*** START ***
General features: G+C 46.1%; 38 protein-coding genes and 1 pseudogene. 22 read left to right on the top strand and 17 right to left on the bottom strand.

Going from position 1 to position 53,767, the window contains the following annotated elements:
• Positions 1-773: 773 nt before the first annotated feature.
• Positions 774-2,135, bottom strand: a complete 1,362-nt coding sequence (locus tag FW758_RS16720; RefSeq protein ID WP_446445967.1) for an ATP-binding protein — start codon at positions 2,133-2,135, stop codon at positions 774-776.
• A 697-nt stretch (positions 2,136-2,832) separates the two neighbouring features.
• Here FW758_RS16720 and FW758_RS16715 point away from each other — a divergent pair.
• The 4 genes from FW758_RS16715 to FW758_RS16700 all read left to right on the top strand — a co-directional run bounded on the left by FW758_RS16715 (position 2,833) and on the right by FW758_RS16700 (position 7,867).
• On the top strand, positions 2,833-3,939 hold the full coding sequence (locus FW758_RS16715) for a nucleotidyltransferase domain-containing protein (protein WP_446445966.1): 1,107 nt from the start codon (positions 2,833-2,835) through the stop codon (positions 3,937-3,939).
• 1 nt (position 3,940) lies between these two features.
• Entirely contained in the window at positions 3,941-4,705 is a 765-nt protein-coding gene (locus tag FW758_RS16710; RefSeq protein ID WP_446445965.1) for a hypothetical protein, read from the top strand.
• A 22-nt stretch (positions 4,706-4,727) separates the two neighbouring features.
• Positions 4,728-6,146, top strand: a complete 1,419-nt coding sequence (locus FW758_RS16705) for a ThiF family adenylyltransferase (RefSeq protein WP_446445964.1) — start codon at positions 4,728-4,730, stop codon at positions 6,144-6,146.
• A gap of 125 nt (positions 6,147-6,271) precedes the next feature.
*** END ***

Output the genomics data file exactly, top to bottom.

General features: G+C 46.1%; 38 protein-coding genes and 1 pseudogene. 22 read left to right on the top strand and 17 right to left on the bottom strand.

Going from position 1 to position 53,767, the window contains the following annotated elements:
• Positions 1-773: 773 nt before the first annotated feature.
• Positions 774-2,135, bottom strand: a complete 1,362-nt coding sequence (locus tag FW758_RS16720; RefSeq protein ID WP_446445967.1) for an ATP-binding protein — start codon at positions 2,133-2,135, stop codon at positions 774-776.
• A 697-nt stretch (positions 2,136-2,832) separates the two neighbouring features.
• Here FW758_RS16720 and FW758_RS16715 point away from each other — a divergent pair.
• The 4 genes from FW758_RS16715 to FW758_RS16700 all read left to right on the top strand — a co-directional run bounded on the left by FW758_RS16715 (position 2,833) and on the right by FW758_RS16700 (position 7,867).
• On the top strand, positions 2,833-3,939 hold the full coding sequence (locus FW758_RS16715) for a nucleotidyltransferase domain-containing protein (protein WP_446445966.1): 1,107 nt from the start codon (positions 2,833-2,835) through the stop codon (positions 3,937-3,939).
• 1 nt (position 3,940) lies between these two features.
• Entirely contained in the window at positions 3,941-4,705 is a 765-nt protein-coding gene (locus tag FW758_RS16710; RefSeq protein ID WP_446445965.1) for a hypothetical protein, read from the top strand.
• A 22-nt stretch (positions 4,706-4,727) separates the two neighbouring features.
• Positions 4,728-6,146, top strand: a complete 1,419-nt coding sequence (locus FW758_RS16705) for a ThiF family adenylyltransferase (RefSeq protein WP_446445964.1) — start codon at positions 4,728-4,730, stop codon at positions 6,144-6,146.
• A gap of 125 nt (positions 6,147-6,271) precedes the next feature.